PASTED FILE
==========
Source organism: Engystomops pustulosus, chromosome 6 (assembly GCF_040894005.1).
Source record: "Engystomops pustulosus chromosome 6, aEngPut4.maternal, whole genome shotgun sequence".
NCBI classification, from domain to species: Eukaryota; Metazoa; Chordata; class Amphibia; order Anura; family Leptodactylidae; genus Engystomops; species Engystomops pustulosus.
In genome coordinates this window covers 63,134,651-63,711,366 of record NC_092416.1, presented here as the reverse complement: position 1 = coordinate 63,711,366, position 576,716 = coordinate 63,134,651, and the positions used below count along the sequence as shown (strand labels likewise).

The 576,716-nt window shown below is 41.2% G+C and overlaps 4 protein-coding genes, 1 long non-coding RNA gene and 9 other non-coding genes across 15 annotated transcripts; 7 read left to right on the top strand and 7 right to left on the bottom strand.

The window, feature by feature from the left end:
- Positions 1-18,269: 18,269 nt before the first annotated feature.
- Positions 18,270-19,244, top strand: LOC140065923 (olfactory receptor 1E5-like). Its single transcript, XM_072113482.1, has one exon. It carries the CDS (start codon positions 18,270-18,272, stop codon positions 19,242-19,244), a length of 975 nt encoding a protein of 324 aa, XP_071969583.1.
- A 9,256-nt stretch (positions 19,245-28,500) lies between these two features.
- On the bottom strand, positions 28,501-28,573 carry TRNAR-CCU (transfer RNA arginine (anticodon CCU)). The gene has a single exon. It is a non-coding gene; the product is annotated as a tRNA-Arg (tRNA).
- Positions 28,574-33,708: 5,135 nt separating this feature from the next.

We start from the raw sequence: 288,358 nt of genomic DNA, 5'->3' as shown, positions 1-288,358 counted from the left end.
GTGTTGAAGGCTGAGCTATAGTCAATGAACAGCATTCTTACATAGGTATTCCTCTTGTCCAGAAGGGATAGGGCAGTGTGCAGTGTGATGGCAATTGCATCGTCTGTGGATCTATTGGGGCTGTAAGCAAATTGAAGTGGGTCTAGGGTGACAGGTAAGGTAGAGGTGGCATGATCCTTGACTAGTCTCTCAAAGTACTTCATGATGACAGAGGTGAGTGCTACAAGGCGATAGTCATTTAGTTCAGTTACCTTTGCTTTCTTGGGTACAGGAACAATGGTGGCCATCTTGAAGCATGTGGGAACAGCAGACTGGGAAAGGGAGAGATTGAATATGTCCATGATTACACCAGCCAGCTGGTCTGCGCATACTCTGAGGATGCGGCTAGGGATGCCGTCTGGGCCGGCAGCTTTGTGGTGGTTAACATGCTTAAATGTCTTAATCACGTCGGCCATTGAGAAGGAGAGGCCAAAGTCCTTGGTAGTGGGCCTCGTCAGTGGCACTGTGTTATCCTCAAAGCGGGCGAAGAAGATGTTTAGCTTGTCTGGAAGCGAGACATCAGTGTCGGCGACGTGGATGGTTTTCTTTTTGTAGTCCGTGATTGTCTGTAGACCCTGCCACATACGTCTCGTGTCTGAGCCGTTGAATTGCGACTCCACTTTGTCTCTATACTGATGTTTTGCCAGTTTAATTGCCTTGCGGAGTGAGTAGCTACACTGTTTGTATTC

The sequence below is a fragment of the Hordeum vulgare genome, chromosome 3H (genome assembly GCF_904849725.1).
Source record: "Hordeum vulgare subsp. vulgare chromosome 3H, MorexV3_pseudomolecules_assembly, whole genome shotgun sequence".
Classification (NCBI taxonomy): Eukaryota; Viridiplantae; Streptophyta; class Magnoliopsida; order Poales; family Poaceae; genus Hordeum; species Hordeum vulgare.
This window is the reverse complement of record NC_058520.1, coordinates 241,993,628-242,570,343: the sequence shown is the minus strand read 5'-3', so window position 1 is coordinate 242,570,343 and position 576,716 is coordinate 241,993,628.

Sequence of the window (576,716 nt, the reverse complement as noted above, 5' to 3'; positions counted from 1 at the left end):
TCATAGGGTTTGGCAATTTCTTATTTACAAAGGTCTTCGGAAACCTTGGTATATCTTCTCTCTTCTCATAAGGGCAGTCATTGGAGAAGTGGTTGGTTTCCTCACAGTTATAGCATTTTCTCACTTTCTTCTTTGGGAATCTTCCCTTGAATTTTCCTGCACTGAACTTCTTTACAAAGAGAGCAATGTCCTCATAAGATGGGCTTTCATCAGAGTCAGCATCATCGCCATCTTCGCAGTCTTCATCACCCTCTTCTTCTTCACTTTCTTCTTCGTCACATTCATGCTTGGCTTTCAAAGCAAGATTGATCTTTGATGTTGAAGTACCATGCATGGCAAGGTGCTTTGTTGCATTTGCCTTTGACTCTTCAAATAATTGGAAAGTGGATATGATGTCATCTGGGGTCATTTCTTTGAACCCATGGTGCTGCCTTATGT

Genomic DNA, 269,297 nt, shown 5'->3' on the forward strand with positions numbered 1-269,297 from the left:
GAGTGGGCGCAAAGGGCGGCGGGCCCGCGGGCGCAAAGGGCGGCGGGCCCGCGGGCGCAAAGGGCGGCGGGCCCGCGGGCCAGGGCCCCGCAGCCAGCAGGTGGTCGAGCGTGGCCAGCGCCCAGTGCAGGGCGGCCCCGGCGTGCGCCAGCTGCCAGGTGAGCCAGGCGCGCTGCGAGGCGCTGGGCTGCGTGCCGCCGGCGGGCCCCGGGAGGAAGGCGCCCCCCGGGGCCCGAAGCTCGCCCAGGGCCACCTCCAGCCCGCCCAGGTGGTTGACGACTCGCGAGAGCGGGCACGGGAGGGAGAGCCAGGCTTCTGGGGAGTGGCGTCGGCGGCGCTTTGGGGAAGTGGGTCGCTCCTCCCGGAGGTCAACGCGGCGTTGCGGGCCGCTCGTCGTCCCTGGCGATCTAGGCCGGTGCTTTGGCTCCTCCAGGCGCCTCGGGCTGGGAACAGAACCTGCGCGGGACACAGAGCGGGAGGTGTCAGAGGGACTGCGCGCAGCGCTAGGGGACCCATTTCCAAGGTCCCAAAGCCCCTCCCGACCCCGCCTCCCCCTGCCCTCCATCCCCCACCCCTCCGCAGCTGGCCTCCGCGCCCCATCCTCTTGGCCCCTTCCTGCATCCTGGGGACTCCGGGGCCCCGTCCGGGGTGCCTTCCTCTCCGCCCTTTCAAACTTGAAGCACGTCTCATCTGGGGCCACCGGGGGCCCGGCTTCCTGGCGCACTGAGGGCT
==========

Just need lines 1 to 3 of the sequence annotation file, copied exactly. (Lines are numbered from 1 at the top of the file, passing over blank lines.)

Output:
Source organism: Engystomops pustulosus, chromosome 6 (assembly GCF_040894005.1).
Source record: "Engystomops pustulosus chromosome 6, aEngPut4.maternal, whole genome shotgun sequence".
NCBI classification, from domain to species: Eukaryota; Metazoa; Chordata; class Amphibia; order Anura; family Leptodactylidae; genus Engystomops; species Engystomops pustulosus.